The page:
Another reason why negativity can be “pleasurable” is because if you do it by being negative about others, it can give you the illusion of boosting your self-esteem, which temporarily makes you feel good.
Whether they admit it or not, most people in the world have self-esteem issues to varying degrees. One way people sometimes feel a little better about themselves is by bringing down the value of others around them so that by default, they get the false impression that they are better than those they put down.
Put-downs such as these can have several forms including enjoying talking about other people’s misfortunes, vying for control and insisting that other people’s methods are not as good as your own, blaming others, making fun of others, nitpicking and making a big fuss over little faults and treating people as if they are inferior to you.
7. We are negative because sharing negativity is a bonding experience
When you join forces with others in moaning about something, it can give a satisfying feeling of togetherness and bonding with your fellow miserable grumps. A few common examples of activities where people can experience feelings of bonding brought on by sharing negativity include:
- Joint agreement about something that bothers us in everyday life. A lot of comedians use this kind of material to make us laugh as they say how much they hate things we all hate. This is also part of the power that makes the program “Grumpy Old Men” so successful.
- Joining forces to demonstrate against an issue e.g. anti-war campaigns and other movements of activism.
- Joining together to bully someone.
All these can create feelings of acceptance, belonging and togetherness within the group.
One of the greatest fears humans have is of being alone, so anything which supports togetherness is preferred, even if the very thing that brings people together is negativity!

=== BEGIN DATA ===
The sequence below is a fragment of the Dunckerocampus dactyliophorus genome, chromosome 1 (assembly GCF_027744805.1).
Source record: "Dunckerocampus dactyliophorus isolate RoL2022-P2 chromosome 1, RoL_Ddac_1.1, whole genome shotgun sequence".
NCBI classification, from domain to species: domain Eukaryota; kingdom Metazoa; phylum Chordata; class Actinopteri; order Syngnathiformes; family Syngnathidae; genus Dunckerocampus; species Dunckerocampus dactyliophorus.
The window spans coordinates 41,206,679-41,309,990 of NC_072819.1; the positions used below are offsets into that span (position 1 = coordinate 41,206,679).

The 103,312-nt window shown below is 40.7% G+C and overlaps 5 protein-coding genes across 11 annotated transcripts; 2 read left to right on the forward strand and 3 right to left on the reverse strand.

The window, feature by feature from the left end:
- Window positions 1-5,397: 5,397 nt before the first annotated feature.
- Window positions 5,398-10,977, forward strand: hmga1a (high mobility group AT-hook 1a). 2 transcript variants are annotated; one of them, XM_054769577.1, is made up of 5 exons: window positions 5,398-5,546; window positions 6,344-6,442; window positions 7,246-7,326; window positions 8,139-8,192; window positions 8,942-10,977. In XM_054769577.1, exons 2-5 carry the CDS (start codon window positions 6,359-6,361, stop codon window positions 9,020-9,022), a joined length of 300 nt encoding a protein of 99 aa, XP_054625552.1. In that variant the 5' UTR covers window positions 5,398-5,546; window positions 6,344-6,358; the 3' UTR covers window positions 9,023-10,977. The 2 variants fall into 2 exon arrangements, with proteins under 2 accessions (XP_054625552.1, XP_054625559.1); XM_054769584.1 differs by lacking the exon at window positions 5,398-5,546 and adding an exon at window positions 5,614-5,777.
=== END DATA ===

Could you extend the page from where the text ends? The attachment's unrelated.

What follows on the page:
Bonding and experiencing togetherness would be even more enjoyable if there was nothing negative about it, so finding alternative, positive ways of being together would be far more gratifying. Having a good laugh together, or gathering together for something positive (e.g. a pro-peace campaign rather than an anti-war one) feels a lot better than having a good moan together about something painful and unpleasant.
8. We focus on negativity because we think this is necessary in order to solve problems
When something is good, near perfection, there is little to improve and work with, so it occupies your thoughts less. When something is negative however, there is more to engage with. This makes negative things inherently more preoccupying. The irony is that according to the Law of Attraction, the more you focus on the problem, the more the problem will persist. The solution according to the Law of Attraction is to focus on what we do want, and where we want to go from here rather than focusing on the problem itself.